There are three basic types of UPSs for modern use. The first, known as “Off-line” or “Stand-by” UPS, passes incoming mains power through to the output receptacles. It continually monitors the line for a major voltage sag or complete power failure. When either is recognized, the UPS will then switch on its inverter (the part that produces output alternating current) and supply output power from the battery or batteries until the sag returns to a safe operating voltage or the main voltage has been restored. The second type would be a “Line Interactive” UPS. These units are fitted with an AVR (Automatic Voltage Regulators) which will boost and buck power during sag and swell (overvoltage) conditions, as well. UPSs with AVRs do not go to the battery as often, thereby saving on the life of the battery. There is, by definition, a momentary power loss during either type switching over to the battery, typically 2-4 milliseconds, which is insignificant to most loads.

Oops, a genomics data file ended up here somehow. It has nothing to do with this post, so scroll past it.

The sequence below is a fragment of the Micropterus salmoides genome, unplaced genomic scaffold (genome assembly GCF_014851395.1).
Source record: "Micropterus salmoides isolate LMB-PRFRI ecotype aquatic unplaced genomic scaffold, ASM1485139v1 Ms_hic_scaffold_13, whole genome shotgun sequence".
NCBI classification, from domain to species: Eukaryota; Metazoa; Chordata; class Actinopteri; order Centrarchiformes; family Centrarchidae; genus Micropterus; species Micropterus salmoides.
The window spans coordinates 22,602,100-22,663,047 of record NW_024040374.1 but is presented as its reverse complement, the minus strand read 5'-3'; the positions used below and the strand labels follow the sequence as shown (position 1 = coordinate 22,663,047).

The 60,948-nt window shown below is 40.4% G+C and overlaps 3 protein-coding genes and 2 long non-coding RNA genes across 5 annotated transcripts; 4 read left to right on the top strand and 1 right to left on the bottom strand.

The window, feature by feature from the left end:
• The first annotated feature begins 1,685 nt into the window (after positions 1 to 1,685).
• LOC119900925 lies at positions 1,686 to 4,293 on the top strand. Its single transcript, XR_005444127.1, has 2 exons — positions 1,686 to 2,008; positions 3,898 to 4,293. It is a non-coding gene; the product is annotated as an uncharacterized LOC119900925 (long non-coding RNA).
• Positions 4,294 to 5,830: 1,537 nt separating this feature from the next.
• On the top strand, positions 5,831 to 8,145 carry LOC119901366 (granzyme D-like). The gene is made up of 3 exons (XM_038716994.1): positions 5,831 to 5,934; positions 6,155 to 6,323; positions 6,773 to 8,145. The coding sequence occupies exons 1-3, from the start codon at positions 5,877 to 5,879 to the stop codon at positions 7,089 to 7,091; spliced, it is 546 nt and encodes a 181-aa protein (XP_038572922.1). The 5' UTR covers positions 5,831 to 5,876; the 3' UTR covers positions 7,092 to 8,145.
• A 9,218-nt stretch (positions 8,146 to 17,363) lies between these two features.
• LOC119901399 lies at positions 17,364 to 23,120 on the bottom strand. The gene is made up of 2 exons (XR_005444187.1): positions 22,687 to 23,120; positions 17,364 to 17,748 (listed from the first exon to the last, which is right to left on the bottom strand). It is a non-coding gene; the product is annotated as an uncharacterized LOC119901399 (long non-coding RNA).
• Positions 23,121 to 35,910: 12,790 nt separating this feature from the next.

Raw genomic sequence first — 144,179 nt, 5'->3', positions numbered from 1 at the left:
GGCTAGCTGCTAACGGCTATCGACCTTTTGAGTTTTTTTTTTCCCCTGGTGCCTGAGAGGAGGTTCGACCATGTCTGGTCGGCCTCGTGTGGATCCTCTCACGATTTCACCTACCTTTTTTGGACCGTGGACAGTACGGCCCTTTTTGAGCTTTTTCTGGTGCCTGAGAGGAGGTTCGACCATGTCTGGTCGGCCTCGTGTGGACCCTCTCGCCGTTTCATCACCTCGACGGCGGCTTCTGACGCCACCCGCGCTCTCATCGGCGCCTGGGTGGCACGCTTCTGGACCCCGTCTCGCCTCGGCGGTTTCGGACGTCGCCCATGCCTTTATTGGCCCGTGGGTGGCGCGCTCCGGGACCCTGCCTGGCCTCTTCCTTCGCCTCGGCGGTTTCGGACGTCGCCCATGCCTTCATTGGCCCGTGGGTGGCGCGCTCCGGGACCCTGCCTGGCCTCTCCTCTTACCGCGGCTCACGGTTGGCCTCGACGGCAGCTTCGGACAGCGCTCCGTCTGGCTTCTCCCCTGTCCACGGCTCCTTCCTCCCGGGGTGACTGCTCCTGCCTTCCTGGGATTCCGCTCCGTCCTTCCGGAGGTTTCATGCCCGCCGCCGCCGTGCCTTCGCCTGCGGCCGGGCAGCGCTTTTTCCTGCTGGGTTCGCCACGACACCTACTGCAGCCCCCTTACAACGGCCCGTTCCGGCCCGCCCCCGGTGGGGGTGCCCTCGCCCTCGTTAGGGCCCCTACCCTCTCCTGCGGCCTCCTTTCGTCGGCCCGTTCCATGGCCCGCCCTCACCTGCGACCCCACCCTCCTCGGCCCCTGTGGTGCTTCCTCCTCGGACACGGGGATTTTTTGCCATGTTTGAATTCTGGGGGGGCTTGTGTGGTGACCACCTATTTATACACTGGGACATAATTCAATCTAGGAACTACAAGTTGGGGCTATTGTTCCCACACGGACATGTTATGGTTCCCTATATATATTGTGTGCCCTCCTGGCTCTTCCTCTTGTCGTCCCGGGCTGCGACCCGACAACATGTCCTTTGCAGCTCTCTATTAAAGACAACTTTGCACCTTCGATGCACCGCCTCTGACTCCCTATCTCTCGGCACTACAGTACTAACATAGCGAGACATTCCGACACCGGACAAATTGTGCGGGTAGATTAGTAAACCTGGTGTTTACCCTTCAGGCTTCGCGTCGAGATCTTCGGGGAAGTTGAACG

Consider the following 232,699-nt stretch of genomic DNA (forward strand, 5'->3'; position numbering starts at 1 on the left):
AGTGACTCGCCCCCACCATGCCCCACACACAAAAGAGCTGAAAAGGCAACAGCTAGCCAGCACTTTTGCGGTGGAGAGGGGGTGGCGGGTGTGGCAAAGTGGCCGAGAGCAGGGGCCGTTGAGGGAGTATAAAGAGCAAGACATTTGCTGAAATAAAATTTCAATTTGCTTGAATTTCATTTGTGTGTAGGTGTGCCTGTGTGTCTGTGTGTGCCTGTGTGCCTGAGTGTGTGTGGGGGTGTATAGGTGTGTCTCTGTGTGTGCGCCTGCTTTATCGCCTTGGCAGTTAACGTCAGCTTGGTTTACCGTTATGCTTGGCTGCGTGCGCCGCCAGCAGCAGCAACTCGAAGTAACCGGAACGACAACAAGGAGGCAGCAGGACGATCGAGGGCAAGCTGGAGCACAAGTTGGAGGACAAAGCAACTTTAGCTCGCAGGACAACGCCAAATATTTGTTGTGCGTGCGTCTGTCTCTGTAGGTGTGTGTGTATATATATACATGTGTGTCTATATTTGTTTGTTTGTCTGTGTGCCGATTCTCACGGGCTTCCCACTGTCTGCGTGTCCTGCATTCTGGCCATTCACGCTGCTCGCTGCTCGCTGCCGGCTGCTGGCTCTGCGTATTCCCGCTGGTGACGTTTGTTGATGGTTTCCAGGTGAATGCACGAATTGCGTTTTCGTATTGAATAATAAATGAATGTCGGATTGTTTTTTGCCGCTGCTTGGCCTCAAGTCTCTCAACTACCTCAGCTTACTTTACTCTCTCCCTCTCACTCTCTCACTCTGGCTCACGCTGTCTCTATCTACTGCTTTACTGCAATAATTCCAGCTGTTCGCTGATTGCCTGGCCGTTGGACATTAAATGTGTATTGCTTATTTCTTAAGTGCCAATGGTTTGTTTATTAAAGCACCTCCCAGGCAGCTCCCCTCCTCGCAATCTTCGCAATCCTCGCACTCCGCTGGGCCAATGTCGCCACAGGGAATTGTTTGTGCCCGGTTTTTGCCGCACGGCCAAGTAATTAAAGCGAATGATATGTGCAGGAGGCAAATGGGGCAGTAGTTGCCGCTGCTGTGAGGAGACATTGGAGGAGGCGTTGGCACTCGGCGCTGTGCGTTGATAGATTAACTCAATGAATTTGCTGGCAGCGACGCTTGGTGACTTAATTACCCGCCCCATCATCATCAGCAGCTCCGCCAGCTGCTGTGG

The third type is known, as an “On-line” design because its inverter is always “on-line.” In this design, all incoming power is converted to direct current, which both fills up the batteries and feeds the inverter. The inverter is constantly producing fresh alternating current to supply the load. When the main power is interrupted, the batteries are still holding up the incoming ‘DC supply to the inverter, so the load continues to be supplied with absolutely no break whatsoever. The inverter is a constant-duty inverter, so this costs a little more. In any reputable “on-line” UPS, there is also a fail-safe mechanism known as a “Static Bypass,” which, upon detecting a failure in the inverter, will throw the load on the mercy of the main supply, rather than letting it drop altogether. This design inherently cleans the supply by virtue of reducing it to DC, then reconverting it to fresh AC.